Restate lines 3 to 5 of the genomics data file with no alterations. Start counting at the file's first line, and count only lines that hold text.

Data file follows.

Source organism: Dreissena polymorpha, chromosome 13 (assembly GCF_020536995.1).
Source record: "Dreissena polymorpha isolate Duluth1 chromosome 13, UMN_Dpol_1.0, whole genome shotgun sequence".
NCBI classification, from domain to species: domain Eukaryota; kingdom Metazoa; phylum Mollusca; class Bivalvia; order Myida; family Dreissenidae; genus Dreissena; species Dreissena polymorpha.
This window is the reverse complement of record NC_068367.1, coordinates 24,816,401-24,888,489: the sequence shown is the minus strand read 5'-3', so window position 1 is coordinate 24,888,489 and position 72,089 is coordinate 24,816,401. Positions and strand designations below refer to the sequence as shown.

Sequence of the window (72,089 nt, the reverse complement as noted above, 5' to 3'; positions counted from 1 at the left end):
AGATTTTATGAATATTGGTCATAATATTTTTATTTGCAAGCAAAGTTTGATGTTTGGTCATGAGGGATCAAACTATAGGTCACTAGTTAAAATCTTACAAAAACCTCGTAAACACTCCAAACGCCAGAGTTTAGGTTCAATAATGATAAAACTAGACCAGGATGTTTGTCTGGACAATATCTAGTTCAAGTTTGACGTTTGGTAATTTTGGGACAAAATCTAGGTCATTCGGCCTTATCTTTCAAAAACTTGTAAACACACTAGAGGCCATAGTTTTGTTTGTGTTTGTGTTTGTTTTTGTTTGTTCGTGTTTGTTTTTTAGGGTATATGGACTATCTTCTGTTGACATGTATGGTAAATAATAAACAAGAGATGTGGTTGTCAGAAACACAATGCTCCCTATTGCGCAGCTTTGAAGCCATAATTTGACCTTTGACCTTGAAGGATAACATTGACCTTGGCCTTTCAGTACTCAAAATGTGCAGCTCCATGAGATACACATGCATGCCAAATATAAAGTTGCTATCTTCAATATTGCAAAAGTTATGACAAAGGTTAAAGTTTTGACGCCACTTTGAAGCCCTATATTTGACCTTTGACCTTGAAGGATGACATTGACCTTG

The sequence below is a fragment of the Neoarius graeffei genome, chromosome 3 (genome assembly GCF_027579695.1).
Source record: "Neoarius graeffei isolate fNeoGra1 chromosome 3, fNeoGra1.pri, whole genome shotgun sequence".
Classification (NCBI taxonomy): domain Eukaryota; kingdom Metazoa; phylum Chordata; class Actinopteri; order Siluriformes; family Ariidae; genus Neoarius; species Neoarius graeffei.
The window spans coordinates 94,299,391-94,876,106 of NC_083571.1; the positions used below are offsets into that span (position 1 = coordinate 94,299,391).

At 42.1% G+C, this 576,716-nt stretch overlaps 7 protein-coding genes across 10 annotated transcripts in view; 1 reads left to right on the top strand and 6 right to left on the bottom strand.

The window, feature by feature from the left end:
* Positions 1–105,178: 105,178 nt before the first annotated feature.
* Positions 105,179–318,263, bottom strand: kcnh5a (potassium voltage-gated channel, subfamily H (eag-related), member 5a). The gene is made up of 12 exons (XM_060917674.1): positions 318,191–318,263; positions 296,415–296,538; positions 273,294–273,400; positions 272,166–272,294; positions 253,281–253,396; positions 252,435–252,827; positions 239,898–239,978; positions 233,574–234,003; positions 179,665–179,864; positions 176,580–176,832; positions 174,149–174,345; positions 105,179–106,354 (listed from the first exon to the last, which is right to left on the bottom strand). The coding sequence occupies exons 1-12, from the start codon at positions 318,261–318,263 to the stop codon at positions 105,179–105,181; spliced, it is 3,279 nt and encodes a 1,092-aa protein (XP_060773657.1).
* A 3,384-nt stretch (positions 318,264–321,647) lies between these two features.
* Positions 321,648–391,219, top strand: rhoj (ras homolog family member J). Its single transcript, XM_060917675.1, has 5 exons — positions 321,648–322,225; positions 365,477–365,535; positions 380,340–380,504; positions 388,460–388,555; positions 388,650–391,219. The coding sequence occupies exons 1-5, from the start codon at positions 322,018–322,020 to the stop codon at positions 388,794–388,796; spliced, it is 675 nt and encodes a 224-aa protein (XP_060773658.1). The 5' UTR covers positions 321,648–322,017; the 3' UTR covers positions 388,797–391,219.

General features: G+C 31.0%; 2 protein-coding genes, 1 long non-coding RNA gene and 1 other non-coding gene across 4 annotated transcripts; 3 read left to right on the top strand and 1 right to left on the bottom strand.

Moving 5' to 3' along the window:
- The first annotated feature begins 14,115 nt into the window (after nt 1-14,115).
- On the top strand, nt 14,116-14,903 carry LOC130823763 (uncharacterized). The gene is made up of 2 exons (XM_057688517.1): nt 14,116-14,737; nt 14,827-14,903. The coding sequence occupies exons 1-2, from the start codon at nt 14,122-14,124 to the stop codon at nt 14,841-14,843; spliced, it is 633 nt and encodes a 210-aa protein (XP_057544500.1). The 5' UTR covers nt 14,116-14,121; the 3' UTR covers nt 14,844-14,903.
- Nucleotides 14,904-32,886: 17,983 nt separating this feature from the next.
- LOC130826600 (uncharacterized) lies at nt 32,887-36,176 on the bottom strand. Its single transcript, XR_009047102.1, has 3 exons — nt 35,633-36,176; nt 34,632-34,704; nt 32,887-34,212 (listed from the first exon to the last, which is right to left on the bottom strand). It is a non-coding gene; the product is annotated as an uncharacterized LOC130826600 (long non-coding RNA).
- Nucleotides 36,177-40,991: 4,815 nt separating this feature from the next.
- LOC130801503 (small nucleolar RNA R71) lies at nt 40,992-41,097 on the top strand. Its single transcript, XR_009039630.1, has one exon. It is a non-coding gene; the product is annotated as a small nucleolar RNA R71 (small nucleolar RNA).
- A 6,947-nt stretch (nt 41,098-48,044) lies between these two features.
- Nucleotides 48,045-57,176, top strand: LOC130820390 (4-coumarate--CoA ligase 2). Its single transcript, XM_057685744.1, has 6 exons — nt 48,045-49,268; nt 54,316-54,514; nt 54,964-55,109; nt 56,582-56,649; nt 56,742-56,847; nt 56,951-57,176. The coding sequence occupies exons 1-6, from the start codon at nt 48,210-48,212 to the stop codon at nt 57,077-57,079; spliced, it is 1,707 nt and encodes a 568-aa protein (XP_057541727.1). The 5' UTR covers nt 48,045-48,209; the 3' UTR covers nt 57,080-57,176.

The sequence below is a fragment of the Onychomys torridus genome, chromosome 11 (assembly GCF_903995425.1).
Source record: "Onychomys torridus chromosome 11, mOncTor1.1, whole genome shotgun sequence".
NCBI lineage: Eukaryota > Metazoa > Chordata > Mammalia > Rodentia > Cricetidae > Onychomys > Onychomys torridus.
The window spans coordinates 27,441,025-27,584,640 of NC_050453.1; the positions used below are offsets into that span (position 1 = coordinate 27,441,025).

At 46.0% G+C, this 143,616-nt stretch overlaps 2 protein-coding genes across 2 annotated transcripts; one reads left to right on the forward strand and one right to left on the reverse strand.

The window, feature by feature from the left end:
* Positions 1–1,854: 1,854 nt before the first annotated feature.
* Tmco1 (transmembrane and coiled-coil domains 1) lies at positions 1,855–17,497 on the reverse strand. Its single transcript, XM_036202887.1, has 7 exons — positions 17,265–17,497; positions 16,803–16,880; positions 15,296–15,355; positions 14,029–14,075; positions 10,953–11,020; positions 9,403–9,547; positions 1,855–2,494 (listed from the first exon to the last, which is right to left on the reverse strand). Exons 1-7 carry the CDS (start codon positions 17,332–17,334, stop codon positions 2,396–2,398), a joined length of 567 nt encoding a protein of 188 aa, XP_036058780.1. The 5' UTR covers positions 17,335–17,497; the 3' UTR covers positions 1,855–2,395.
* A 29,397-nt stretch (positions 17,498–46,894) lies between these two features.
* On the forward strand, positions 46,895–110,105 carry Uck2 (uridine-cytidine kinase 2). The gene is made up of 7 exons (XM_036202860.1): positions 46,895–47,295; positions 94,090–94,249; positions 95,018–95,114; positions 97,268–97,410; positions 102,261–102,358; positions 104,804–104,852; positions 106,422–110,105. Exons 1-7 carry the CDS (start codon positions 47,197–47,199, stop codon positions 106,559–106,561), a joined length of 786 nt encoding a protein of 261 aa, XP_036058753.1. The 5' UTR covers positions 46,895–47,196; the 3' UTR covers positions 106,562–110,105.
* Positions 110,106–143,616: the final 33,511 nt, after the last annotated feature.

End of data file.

NCBI classification, from domain to species: domain Eukaryota; kingdom Metazoa; phylum Mollusca; class Bivalvia; order Myida; family Dreissenidae; genus Dreissena; species Dreissena polymorpha.
This window is the reverse complement of record NC_068367.1, coordinates 24,816,401-24,888,489: the sequence shown is the minus strand read 5'-3', so window position 1 is coordinate 24,888,489 and position 72,089 is coordinate 24,816,401. Positions and strand designations below refer to the sequence as shown.

Sequence of the window (72,089 nt, the reverse complement as noted above, 5' to 3'; positions counted from 1 at the left end):